Chunky Carob Cake – Ridiculously Allergy Friendly!

Chunky Carob Cake

There are few names I’d put on my “soul-mate” list.  Nina Simone.  William Shakespeare.  James McAvoy (did you SEE X-Men First Class?  Totally redeemed the franchise from Wolverine and washed the bad taste of Bridesmaids out of my mouth).

In all seriousness, while I am surrounded by so many loving, special people, I am particularly grateful for my dear friend Lyndsey – a soul-mate if there ever was one.  We met through my college boyfriend over a dozen years ago, and aside from the many things we naturally had in common, we shared a history of chronic illness.  There’s no way I could summarize our friendship – but let’s just say we’ve been an ear, a shoulder, a hug, the voice on the other end of the phone that won’t hang up… I don’t know where I’d be without this woman.

So on my quick days off I scooted my little blue car down to DC to visit her and her husband, two of my favorite people in the whole world!  

Lyndsey is still suffering greatly from her illness and deep digestive problems, and her diet completely eliminates grains, sugar, chocolate, fruit, any sweeteners, caffeine, alcohol, certain meats and fishes, fried foods, certain vegetables and is pretty much devoid of any sweet indulgences. I lived like that for several years but never as long as she, and don’t know how she hasn’t gone ballistic on a grocery store or restaurant by now.

But carob! Oh, yes, Lyndsey can have carob!

So the other morning she showed me how to make her “Chunky Cake”.

This cake is chocolate-free, sugar-free, grain-free / flourless, oiless, nut-free, low-carb, high-fiber, low-glycemic.  Really.  It does have ghee (clarified butter) so it’s not dairy free completely, but you can easily substitute with coconut oil or a fat of your choice.

And it’s incredibly easy – all ingredients mixed in a bowl and poured in a pan!

I was amazed at how light and airy the carob cake came out, while still packing a delicious aroma.  I’m going to have some fun experimenting with the recipe at home, using coconut products, tucking the batter around almond butter, soaking vanilla beans in almond milk.  But for now, here’s the original recipe.  Enjoy!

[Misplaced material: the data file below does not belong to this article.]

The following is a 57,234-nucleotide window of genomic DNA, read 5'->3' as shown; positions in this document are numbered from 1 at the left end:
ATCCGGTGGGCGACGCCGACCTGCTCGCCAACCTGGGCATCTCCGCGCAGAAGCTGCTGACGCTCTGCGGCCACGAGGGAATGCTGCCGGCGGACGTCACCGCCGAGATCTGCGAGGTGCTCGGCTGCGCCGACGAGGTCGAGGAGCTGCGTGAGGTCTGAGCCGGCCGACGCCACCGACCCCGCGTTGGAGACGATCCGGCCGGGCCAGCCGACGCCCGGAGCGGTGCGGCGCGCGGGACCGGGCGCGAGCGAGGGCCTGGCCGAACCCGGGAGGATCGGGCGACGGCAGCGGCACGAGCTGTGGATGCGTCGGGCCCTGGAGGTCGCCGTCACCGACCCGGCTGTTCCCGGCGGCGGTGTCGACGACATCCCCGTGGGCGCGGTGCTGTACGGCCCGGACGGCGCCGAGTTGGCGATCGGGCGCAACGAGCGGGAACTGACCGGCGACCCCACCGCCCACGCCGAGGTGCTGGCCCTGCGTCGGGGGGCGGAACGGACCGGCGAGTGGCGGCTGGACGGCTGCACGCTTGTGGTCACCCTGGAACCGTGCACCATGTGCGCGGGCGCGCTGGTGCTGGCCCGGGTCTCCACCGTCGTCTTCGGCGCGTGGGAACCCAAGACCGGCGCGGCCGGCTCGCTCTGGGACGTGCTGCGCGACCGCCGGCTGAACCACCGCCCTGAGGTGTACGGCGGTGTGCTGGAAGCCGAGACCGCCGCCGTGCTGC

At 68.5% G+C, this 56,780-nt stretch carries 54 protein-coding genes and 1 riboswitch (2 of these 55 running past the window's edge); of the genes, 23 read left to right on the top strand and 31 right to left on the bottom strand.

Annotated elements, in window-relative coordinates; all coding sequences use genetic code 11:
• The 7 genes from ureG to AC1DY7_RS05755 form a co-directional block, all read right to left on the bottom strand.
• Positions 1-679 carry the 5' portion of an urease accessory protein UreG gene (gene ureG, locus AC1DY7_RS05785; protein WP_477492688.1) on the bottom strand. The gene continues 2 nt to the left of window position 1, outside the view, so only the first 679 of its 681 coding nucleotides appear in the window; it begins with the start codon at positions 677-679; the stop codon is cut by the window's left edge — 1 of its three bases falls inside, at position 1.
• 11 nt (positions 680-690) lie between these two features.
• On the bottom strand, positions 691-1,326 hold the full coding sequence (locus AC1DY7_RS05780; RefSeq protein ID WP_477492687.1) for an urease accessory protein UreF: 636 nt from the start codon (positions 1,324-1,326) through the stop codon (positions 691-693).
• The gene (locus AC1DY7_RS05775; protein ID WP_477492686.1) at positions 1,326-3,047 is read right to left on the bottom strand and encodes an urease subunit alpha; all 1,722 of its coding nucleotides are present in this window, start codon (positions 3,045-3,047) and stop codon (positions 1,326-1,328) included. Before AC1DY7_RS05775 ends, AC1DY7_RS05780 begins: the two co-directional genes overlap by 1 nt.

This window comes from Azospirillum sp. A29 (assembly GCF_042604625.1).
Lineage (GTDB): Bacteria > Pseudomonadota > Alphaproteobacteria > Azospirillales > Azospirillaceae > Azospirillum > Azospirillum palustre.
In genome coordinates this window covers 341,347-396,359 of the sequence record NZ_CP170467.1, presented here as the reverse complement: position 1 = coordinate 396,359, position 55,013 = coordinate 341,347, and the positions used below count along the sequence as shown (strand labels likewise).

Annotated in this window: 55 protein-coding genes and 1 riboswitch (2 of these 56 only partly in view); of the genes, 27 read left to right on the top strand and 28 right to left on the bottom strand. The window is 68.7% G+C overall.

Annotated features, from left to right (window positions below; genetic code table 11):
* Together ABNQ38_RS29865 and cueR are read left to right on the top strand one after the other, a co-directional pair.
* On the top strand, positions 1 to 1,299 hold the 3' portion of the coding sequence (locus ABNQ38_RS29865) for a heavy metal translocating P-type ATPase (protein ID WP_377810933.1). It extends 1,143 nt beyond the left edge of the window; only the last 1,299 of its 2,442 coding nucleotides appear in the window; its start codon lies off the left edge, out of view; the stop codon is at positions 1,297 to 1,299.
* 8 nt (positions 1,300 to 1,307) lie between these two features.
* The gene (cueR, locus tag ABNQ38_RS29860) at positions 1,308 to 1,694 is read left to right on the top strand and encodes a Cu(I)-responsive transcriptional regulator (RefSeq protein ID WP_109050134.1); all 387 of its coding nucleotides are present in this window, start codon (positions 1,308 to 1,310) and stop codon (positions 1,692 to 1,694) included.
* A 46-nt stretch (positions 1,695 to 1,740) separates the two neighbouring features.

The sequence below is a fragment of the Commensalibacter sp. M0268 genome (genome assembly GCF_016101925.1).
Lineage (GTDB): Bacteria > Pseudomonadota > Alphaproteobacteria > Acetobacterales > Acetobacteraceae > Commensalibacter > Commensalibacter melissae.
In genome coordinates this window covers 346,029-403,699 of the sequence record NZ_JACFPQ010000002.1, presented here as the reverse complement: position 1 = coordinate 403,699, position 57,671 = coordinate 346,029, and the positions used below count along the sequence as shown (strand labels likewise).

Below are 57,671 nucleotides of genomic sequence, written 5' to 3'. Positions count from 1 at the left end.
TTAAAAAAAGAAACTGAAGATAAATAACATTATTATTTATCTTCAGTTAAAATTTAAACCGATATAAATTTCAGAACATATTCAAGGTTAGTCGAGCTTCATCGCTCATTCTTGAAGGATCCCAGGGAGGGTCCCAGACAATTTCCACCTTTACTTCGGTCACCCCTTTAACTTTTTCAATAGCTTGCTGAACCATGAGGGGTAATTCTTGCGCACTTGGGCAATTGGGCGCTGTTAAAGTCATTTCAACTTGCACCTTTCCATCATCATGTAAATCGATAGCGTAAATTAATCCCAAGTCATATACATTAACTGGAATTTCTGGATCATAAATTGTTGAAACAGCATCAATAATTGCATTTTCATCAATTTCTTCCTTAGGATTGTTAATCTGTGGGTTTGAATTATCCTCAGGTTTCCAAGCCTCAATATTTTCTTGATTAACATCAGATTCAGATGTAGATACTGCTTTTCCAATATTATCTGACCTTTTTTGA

Moist and light Chunky Carob cake

Ingredients:

  • 2 eggs
  • 1 1/2 cup ground flax
  • 1 cup carob powder
  • 2 cups warm water
  • 1/2 cup melted ghee
  • 1 tsp baking soda
  • 1 tsp vanilla
  • 1 tsp cinnamon
  • 1/2 tsp nutmeg
  • 1/2 tsp cloves

Directions:

  • Preheat oven to 325°.  Heavily grease a pie plate or single cake pan.
  • Mix all ingredients in a large bowl (in no particular order) with a whisk until thoroughly combined.  The resulting batter should sort of glop a bit off the whisk and not run completely smooth.  Because of the goopy result of using flax, Lyndsey describes it as “falling like boogers”.  One of the thousands of reasons why I love her so much.
  • Pour into prepared plate and bake for about 30 minutes, or until a toothpick or fork inserted comes out relatively smooth.

Baked Potato Cakes – Gluten and Dairy Free Recipe Swap!

Baked Potato Cakes

This is my second contribution to the Burwell General Store Recipe Swap. And it’s a very, very dusty recipe.  Lately I’ve been busy baking for various things, doing shows, keeping sane, and visiting with friends from out of town.  So I put this recipe off to the last minute, and when it (obviously) didn’t come out perfectly the first time, I just sorta shrugged and went on with my day.  I’m definitely a very dusty person in general right now :)

Not the best way to start out a post on “check out my recipe!”.  Keep reading, it all works out in a way, promise.  And next month I’ll have more time in my own kitchen to contribute something stellar.

Quick fill-in: Every month CM sends a group of about 30 bloggers / bakers / chefs a recipe from a charming old cookbook and we have to change at least 3 things about it and post our creations on the same day.  It is incredible to see the variety that comes from this swap – sweet things made into savory (and vice versa), gluten-free, health-conscious, fully-fatted.  Please support the other bloggers (and check out their responses to this swap) by going to Burwell General Store.

Honestly, I wish I had a bit more time with this recipe!  The recipe itself is rather simple – mashed potatoes are blended with donut basics and then fried to perfection.  But I’ve (a) been extremely busy (b) wanted to keep the donut idea of the recipe intact (c) LOVE making donuts (d) didn’t want to have to fry anything and (e) didn’t want to buy a donut pan.

The original recipe

So I found a recipe for donuts baked in muffin tins from Mrs. Field’s Secrets and hoped for the best in the procedure.  Now, mine did not come out as beautifully as the ones in their picture, which were smooth and perfect on top and light enough that they could be filled with jam.  And these neither look nor really taste like donuts (though I could see the original recipe working quite well).

But that doesn’t mean these aren’t tasty.

And as they’re made with (primarily) potato flour and contain NO dairy or oil, they’re not half bad for you.

Served with lemon curd

Last year a cooking buddy thrust the term “rustic” on me, and I now place that on most of my creations that are scrumptious but make me laugh when I look at them.  These are one such recipe.